Jim Callis

Reds nab 4 prospects from Yanks for Chapman

Cincinnati acquires two of New York's top 10 prospects

Reds nab 4 prospects from Yanks for Chapman

The Yankees have assembled perhaps the most overpowering trio of relievers in baseball history, acquiring Aroldis Chapman from the Reds on Thursday in exchange for four prospects: right-handers Rookie Davis and Caleb Cotham, third baseman Eric Jagielo and second baseman Tony Renda.

The 27-year-old Chapman joins Dellin Betances and Andrew Miller in New York's bullpen, giving the Yankees all three big league relievers who struck out 100 batters in 2015. Chapman went 4-4 with a 1.63 ERA and 33 saves for Cincinnati last year, leading big league relievers with 15.7 strikeouts per nine innings and ranking second to Betances with 116 whiffs. Chapman threw the 62 fastest pitches in the Majors in 2015, with a high of 103.9 mph, and has the highest recorded velocity in Major League history (105.1 mph in 2010).

There were reports during the Winter Meetings the Chapman was headed to the Dodgers, but that deal was scuttled once details surfaced of an alleged domestic-violence incident. It remains unclear if Chapman will face discipline from Major League Baseball; he will become a free agent after the 2016 season. As a result, Chapman commanded less value in a trade than the Padres got from the Red Sox in November for Craig Kimbrel (who remains under team control through 2018).

The Reds have committed fully to rebuilding mode after finishing with baseball's second-worst record (64-98) in 2015. They traded Johnny Cueto, Mike Leake and Marlon Byrd during the regular season, dispatched Todd Frazier earlier this month and would have sent Brandon Phillips to the Nationals two weeks ago if he hadn't vetoed the move.

The key prospects in this trade for Cincinnati are Davis and Jagielo.

Reds Top 30 Prospects list

Davis, 22, was the Yankees' best upper-level pitching prospect and is a potential mid-rotation starter. Signed for $550,000 as a 14th-round pick out of Dixon High School in Holly Ridge, N.C. in 2011, he does a nice job of controlling three pitches with good movement: a 92-97-mph fastball with cutting action, a hard curveball and a fading changeup. He went 8-7 with a 3.86 ERA and a 129/26 K/BB ratio in 130 2/3 innings between Class A Advanced Tampa and Double-A Trenton this year.

Top Prospects: Davis, CIN

Jagielo, 23, was the first of three New York first-round picks in 2013, going No. 26 overall out of Notre Dame. He offers legitimate power to all fields, solid on-base skills and a strong arm, though many scouts question whether he has the quickness and athleticism to stay at third base. He played in just 58 games in 2015 because of midseason surgery to clean up his left knee, hitting .284/.347/.495 with nine homers in Double-A.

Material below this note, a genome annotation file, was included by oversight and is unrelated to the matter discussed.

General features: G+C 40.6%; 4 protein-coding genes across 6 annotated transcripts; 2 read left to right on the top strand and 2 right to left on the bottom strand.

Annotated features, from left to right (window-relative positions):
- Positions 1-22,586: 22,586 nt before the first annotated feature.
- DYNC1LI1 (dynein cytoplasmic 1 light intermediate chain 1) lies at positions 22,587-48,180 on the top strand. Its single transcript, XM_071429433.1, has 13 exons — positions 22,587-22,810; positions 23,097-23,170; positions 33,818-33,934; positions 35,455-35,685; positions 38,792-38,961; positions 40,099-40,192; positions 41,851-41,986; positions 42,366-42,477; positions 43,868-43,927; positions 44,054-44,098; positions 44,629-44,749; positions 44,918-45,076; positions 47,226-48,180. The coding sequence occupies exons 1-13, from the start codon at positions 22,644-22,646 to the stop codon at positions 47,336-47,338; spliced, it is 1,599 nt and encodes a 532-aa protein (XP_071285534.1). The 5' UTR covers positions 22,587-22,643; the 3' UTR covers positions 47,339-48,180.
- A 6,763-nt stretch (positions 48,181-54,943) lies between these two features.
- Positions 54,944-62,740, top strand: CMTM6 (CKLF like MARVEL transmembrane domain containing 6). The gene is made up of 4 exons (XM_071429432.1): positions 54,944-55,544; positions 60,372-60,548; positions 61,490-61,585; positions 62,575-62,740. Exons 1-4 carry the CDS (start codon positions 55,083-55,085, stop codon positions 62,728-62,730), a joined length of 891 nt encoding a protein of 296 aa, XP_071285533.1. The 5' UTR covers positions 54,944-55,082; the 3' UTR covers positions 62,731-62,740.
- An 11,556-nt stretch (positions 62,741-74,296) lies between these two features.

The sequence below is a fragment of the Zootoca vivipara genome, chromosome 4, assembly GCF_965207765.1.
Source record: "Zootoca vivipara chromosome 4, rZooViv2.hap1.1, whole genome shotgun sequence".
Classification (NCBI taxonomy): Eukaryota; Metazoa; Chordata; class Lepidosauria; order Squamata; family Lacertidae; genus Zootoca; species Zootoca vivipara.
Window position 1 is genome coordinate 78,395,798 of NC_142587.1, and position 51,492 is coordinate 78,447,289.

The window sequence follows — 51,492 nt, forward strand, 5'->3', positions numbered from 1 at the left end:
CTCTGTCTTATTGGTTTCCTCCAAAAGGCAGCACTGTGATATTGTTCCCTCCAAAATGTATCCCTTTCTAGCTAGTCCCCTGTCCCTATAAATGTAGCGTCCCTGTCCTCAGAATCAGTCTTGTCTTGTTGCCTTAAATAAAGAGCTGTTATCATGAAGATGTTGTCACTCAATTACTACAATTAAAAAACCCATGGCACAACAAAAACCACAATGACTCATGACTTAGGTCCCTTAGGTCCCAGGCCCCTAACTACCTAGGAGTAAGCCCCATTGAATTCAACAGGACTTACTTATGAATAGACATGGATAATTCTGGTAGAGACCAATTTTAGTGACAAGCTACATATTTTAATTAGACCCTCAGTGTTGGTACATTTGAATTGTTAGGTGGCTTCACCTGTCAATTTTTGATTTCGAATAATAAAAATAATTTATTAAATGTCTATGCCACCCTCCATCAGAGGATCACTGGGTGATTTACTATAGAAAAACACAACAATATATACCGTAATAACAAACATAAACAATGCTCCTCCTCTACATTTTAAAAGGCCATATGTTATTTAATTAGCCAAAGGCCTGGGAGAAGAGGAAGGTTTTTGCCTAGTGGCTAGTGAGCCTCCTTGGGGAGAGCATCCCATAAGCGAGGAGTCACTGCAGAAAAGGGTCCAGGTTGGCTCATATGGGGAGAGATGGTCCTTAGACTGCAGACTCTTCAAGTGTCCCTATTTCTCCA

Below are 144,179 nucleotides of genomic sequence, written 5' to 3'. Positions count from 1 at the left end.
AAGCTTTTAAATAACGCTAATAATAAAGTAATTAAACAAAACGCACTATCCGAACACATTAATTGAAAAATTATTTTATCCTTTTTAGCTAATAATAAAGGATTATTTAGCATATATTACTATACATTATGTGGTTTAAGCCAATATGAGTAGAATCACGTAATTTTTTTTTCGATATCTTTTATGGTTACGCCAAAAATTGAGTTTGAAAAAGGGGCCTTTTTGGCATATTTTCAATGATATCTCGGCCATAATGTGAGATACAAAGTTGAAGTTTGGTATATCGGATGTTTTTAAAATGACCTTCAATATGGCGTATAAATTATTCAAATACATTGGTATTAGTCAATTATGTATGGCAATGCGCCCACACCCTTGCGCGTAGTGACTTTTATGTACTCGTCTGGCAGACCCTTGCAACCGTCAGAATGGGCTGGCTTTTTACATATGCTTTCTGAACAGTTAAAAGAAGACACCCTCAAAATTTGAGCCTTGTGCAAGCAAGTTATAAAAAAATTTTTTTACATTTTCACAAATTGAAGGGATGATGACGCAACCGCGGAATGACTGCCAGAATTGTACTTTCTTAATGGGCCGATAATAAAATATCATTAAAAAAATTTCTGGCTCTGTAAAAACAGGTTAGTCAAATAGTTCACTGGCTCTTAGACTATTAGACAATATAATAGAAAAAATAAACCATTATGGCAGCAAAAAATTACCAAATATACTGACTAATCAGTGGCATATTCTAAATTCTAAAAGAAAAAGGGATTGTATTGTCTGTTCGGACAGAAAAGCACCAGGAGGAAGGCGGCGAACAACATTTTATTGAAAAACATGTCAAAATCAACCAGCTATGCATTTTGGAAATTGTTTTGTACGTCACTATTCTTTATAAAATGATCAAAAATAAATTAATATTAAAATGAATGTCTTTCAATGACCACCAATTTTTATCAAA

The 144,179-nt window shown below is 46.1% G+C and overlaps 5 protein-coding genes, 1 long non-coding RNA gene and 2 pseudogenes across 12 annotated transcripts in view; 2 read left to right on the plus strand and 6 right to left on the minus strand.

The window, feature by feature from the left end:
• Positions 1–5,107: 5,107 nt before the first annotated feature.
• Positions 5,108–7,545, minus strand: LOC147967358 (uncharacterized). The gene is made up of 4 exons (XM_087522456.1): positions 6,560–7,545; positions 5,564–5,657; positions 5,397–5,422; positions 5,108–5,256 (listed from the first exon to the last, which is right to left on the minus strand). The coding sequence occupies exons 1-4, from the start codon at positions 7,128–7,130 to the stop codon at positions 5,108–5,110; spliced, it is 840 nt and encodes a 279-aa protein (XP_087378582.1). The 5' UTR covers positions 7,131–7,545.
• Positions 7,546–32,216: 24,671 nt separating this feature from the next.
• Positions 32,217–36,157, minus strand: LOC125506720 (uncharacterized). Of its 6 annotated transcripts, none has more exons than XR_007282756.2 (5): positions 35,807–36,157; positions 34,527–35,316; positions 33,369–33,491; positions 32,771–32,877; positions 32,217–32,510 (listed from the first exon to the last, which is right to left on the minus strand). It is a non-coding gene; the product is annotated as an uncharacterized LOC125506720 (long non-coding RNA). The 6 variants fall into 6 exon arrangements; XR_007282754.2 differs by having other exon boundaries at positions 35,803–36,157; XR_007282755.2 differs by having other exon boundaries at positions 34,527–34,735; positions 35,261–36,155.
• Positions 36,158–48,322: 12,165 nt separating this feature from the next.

Top Prospects: Jagielo, CIN

Cotham and Renda are complementary pieces. Cotham, 28, is a middle reliever who relies on a low-90s sinker and an upper-80s cutter. Renda, 24, was acquired from the Nationals in July for David Carpenter. He's a contact hitter who controls the strike zone well but doesn't stand out in any other way and is limited defensively to second base.

Davis could crack the Reds' rotation in 2017 and Jagielo might be the club's long-term successor to Frazier. Cotham, who made his big league debut with the Yankees in July, likely will surface with Cincinnati first but has a limited ceiling. Renda appears buried in an organization that already has two quality second-base prospects in Jose Peraza (acquired in the Frazier deal) and Alex Blandino (a 2014 first-round pick).

While they Reds theoretically could have gotten more had they traded Chapman during the season, it did make sense to get what it could for him now before a suspension lowered his value further. The Yankees added an elite reliever without giving up an elite prospect, and they obviously have the financial wherewithal to sign Chapman to a long-term contract if they so choose.

Jim Callis is a reporter for Follow @jimcallisMLB on Twitter. This story was not subject to the approval of Major League Baseball or its clubs.